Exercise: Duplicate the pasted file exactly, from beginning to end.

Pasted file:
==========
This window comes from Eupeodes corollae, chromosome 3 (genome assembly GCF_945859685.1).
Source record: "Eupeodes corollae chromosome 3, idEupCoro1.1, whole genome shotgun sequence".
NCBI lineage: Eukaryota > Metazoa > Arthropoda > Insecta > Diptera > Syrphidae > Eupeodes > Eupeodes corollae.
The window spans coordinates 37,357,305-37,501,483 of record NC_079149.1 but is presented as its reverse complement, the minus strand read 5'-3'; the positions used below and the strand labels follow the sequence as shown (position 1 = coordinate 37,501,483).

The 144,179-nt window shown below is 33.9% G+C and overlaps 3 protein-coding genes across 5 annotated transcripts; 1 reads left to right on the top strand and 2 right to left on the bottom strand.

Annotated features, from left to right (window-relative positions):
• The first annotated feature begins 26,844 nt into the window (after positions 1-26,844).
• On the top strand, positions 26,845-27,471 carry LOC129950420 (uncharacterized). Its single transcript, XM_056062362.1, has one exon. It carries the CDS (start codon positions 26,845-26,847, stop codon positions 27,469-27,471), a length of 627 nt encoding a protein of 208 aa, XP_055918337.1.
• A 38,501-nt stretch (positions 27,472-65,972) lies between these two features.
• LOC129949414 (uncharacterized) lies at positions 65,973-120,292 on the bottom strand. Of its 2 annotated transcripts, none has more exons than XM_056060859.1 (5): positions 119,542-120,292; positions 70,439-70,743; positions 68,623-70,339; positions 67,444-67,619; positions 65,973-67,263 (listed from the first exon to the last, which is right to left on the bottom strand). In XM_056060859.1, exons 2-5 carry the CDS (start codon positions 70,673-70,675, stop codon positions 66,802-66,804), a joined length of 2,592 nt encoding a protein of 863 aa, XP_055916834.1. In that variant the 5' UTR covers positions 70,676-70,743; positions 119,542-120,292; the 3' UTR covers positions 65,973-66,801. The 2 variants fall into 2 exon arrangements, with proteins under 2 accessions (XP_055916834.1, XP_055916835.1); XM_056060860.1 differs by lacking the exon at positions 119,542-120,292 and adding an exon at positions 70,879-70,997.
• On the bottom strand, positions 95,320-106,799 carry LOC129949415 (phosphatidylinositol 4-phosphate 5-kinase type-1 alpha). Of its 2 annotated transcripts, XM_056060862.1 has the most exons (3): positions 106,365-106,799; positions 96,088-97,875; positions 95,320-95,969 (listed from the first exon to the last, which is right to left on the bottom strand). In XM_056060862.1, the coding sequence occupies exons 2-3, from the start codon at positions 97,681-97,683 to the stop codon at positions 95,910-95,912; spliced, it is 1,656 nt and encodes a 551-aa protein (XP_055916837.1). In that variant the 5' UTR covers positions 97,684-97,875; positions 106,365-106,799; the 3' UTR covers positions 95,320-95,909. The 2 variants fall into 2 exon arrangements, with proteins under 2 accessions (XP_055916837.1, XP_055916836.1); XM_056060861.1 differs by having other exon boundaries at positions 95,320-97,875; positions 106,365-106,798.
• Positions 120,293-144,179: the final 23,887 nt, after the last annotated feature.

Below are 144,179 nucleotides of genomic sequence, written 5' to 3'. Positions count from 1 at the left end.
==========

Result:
This window comes from Eupeodes corollae, chromosome 3 (genome assembly GCF_945859685.1).
Source record: "Eupeodes corollae chromosome 3, idEupCoro1.1, whole genome shotgun sequence".
NCBI lineage: Eukaryota > Metazoa > Arthropoda > Insecta > Diptera > Syrphidae > Eupeodes > Eupeodes corollae.
The window spans coordinates 37,357,305-37,501,483 of record NC_079149.1 but is presented as its reverse complement, the minus strand read 5'-3'; the positions used below and the strand labels follow the sequence as shown (position 1 = coordinate 37,501,483).

The 144,179-nt window shown below is 33.9% G+C and overlaps 3 protein-coding genes across 5 annotated transcripts; 1 reads left to right on the top strand and 2 right to left on the bottom strand.

Annotated features, from left to right (window-relative positions):
• The first annotated feature begins 26,844 nt into the window (after positions 1-26,844).
• On the top strand, positions 26,845-27,471 carry LOC129950420 (uncharacterized). Its single transcript, XM_056062362.1, has one exon. It carries the CDS (start codon positions 26,845-26,847, stop codon positions 27,469-27,471), a length of 627 nt encoding a protein of 208 aa, XP_055918337.1.
• A 38,501-nt stretch (positions 27,472-65,972) lies between these two features.
• LOC129949414 (uncharacterized) lies at positions 65,973-120,292 on the bottom strand. Of its 2 annotated transcripts, none has more exons than XM_056060859.1 (5): positions 119,542-120,292; positions 70,439-70,743; positions 68,623-70,339; positions 67,444-67,619; positions 65,973-67,263 (listed from the first exon to the last, which is right to left on the bottom strand). In XM_056060859.1, exons 2-5 carry the CDS (start codon positions 70,673-70,675, stop codon positions 66,802-66,804), a joined length of 2,592 nt encoding a protein of 863 aa, XP_055916834.1. In that variant the 5' UTR covers positions 70,676-70,743; positions 119,542-120,292; the 3' UTR covers positions 65,973-66,801. The 2 variants fall into 2 exon arrangements, with proteins under 2 accessions (XP_055916834.1, XP_055916835.1); XM_056060860.1 differs by lacking the exon at positions 119,542-120,292 and adding an exon at positions 70,879-70,997.
• On the bottom strand, positions 95,320-106,799 carry LOC129949415 (phosphatidylinositol 4-phosphate 5-kinase type-1 alpha). Of its 2 annotated transcripts, XM_056060862.1 has the most exons (3): positions 106,365-106,799; positions 96,088-97,875; positions 95,320-95,969 (listed from the first exon to the last, which is right to left on the bottom strand). In XM_056060862.1, the coding sequence occupies exons 2-3, from the start codon at positions 97,681-97,683 to the stop codon at positions 95,910-95,912; spliced, it is 1,656 nt and encodes a 551-aa protein (XP_055916837.1). In that variant the 5' UTR covers positions 97,684-97,875; positions 106,365-106,799; the 3' UTR covers positions 95,320-95,909. The 2 variants fall into 2 exon arrangements, with proteins under 2 accessions (XP_055916837.1, XP_055916836.1); XM_056060861.1 differs by having other exon boundaries at positions 95,320-97,875; positions 106,365-106,798.
• Positions 120,293-144,179: the final 23,887 nt, after the last annotated feature.

Below are 144,179 nucleotides of genomic sequence, written 5' to 3'. Positions count from 1 at the left end.